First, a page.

"... but the stimulus added somewhere around 2-4% extra"

Prove it! Science is your friend and a scientific hypothesis must be falsifiable. It is impossible to show that stimulus added anything extra, there was no control group. No one in the world tried a recovery sans stimuli. It is why the claims that things would have been worse without stimulus are nonsense. Furthermore when the stimulus fails, the Keynesians claim it wasn't big enough as if there is a magical sweet spot that we can somehow find with faulty models.

I think the idealist are those who believe there are men and women among us capable of centrally planning an economy and properly fixing the price of money.

Bob Roddis said...

Chartalists and Keynesians clearly believe that "there are men and women among us capable of centrally planning an economy and properly fixing the price of money".

That's an ideology and it is demonstrably false.

bravo said...

If you cant explain your theory about how people behave to someone who hasnt taken 4 years of college level trigonometry and calculus classes, what good is it? Would i have to explain to you what an ivory tower is? All your math and charts dont mean shit if your just making them up anyway. GDP is meaningless. Why? Because any money the government has was "collected" from the private sector (the only sector of the economy that can create wealth rather than simply confiscate it), yet this is considered to be adding to GDP, when the reality is it is simply inefficient redistribution along arbitrary guidelines. Theres no rhyme or reason to what the government does other than what it get away with. Spend millions on a bridge noone uses or an airport noone wants? Fuck it, mark that as plus 5 billion GDP. Its a worthless measure of nothing and any calculations you manage to squeeze out of your ass with it are also meaningless. You are playing a shell game and i call bullshit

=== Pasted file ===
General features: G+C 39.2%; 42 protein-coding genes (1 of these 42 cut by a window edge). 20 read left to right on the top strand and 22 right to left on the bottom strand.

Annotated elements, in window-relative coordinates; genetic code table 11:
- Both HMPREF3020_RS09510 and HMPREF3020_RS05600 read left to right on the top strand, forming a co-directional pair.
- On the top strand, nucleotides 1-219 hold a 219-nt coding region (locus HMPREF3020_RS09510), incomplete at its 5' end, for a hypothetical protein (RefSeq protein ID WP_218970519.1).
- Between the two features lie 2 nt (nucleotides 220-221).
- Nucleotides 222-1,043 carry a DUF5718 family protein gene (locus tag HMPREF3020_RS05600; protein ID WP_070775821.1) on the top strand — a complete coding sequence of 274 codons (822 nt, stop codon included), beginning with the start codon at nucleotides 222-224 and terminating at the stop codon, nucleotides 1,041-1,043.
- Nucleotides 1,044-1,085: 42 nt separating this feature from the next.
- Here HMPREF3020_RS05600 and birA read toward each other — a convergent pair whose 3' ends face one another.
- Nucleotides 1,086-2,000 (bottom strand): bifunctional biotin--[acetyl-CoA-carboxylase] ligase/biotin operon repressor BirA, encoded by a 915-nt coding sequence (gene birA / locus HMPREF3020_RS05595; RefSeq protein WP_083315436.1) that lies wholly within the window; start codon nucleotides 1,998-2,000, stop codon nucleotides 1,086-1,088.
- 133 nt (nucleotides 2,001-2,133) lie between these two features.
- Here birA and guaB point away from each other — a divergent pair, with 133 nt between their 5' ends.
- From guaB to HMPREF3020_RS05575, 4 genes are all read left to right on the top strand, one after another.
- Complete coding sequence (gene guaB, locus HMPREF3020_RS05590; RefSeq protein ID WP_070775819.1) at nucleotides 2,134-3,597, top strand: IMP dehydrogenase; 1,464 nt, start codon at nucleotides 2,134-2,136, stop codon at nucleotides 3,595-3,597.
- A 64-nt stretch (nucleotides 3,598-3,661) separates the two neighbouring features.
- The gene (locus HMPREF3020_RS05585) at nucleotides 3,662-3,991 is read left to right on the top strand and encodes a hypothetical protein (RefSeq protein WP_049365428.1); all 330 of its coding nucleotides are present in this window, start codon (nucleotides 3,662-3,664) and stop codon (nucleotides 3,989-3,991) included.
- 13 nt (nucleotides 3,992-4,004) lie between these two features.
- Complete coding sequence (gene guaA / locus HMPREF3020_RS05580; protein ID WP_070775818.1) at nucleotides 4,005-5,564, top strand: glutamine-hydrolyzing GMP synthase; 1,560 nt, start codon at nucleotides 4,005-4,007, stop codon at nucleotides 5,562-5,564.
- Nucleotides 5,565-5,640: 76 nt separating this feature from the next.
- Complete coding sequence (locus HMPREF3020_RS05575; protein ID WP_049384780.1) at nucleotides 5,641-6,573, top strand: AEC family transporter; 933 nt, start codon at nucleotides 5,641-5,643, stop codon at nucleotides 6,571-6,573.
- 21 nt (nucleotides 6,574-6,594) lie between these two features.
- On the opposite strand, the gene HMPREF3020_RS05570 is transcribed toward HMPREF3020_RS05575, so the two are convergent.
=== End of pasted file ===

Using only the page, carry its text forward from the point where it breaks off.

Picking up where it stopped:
Bob Roddis said...

But, you retort, the private sector is ultimately on the hook for the government’s liabilities, so how can those liabilities be considered the private sector’s asset? Simple: They can be sold for hard cold cash. To be sure, someday the government’s debt must be rolled over, or retired. But in real time, government securities are assets of the private sector (or the foreign sector). And for a fiat currency country, there is no reason to think that the debt cannot be rolled over, as such countries have a technology called a money printing press.

So, ultimately we have government-induced wealth transfers from the poor taxpayer who must pay for the borrowing to build the donut eater razed stadium or else we have a government default on its loan obligations by paying its debts with diluted dollars. The Founding Fathers believed the latter debasement to be a capital offense. No wonder Chartalists don’t want to talk about theft, fraud and morality. Or the Constitution. Their entire program is based upon theft, fraud and profound immorality coupled with the debasement of the language.

The state isn't "revenue constrained", eh? Then why the proposed default: "paying" debt with diluted dollars?

Xatrucho said...

Assuming that more spending fixes the current economy then I'd like the chartalist to explain us (or at least me) two things: